October 15, 2020. I’m almost back from a month’s retreat from home base. I’ve been physically and energetically disconnected from computers and routines. In the next week or so I’ll be catching up on blog posts from others – another sort of cushion comfort! Come end-of-October, I’ll be traveling again …
This haiku was written in response to the visual impact of sky-gazing from the mountain over Cloudcroft NM (a place we return to at least once a year). In typing it up today, I realize it speaks also to my “destination” of adjusting to losing my son. Life seems a continual journey toward an ultimate destination difficult to envision. I savor interim pauses.
July 23, 2016. A favorite part of an extended vacation comes after-the-fact, back home going through photographs and recalling the ups and downs of your travels. I spent one lovely afternoon in Asheville NC alone, looking up at clouds for about two hours – reaching for the camera now and again – but mostly in a mental wander, body in a nontraditional pose any chiropractor would have scolded. (Advantages of meditating solo!) Unable to choose just one photo, I’ve created a collage – apt metaphor for what was transpiring both above and within.
April 12, 2016. This post is a tribute to Story Circle Network and its founder Susan Wittig Albert – for the force motivating me (and so many others!) to put into writing the stories running through our lives, our hopes. I found Story Circle in 2000 when I was still getting my feet wet writing poetry. At my first Story Circle workshop, prompted to write about something important to me, I spurted out the story of the rocking chair that helped me transition from home to college. I was hesitant to read aloud, but that seemed to be expected, and so I read. Susan Albert’s exclamation “You’re a writer!” went right to my heart.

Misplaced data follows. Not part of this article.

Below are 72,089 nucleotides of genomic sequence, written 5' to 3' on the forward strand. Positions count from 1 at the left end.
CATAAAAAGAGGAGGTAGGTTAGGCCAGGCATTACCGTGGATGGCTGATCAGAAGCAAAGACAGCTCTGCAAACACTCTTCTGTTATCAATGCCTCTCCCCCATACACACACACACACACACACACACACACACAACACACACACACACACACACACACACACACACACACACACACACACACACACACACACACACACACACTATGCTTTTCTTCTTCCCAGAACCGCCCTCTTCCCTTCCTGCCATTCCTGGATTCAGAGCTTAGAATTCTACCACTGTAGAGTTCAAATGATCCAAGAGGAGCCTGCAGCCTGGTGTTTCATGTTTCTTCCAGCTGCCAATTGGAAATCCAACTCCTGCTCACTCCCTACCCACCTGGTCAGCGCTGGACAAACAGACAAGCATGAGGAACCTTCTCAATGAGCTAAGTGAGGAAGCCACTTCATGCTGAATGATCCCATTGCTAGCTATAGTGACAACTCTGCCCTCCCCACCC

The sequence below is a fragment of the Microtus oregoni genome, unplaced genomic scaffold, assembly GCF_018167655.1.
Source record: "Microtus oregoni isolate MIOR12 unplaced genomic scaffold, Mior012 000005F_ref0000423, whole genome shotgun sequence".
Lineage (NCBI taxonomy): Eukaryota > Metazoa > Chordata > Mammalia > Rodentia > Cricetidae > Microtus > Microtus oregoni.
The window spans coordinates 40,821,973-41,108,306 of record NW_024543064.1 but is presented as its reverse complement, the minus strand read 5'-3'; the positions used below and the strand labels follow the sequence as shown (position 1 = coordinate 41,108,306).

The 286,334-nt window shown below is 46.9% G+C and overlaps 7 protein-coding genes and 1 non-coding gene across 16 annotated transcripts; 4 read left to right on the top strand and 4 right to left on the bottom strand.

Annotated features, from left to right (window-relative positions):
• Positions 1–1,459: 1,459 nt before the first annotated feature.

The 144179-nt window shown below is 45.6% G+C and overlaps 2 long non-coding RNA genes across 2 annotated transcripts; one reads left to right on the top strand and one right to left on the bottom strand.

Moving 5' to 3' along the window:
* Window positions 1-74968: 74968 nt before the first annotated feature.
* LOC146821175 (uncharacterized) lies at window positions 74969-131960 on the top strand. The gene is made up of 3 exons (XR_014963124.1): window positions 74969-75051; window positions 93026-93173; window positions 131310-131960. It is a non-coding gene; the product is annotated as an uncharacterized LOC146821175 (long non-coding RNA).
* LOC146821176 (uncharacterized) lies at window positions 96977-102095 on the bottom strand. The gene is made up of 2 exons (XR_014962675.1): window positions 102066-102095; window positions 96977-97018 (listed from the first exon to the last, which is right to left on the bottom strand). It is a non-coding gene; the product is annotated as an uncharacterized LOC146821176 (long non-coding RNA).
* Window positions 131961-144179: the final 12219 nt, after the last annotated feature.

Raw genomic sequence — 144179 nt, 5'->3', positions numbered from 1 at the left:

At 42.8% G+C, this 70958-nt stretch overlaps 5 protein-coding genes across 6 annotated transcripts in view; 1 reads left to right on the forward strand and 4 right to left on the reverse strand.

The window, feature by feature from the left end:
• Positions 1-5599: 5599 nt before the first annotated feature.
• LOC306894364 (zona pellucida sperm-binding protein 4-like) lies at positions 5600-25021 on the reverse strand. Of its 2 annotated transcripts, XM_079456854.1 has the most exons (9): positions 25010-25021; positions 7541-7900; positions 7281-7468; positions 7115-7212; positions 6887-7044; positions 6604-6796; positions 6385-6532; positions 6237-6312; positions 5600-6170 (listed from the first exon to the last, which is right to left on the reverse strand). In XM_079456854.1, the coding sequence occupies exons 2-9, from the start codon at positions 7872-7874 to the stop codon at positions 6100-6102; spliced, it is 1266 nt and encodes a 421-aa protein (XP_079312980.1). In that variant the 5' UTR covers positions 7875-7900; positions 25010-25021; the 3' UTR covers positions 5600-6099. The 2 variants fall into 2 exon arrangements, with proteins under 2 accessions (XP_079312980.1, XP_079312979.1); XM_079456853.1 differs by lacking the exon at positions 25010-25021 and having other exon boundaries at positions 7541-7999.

Now Story Circle has given this blog its “Star Blogger” endorsement. I’ll figure out soon how to make this badge part of the blog’s opening pages (learning curves never end!) but for now …
… in gratitude, I go back to that rocking chair. Like many a story that defines me, over time my telling of the story tightens to the essentials. It feels really good to do so adding an image. (Those clouds are the sky two days ago over Austin’s St. Edwards University.)
May 31, 2015. I live in central Texas, an area reeling from storms, floods, and the loss of homes and lives over Memorial Day weekend. We’ve been in a serious drought for years, watching our lakes (our water supply) go lower, lower, lower. Rain so badly needed came in volumes the ground and rivers could not hold. The lakes are not full, but we are way above the level just two weeks ago. This is a huge relief. But at a steep price. Tugged between the trauma of human loss and the magnitude of what Mother Nature is capable of — I have settled on the word “awe” as best fit.
The image is a photo taken on Memorial Day just before dusk, as the rains moved away and we ventured outside. I’m grateful I looked up!
The poem evolved over the next few days, reflecting. Reflecting will continue, but here’s the poem as it now stands.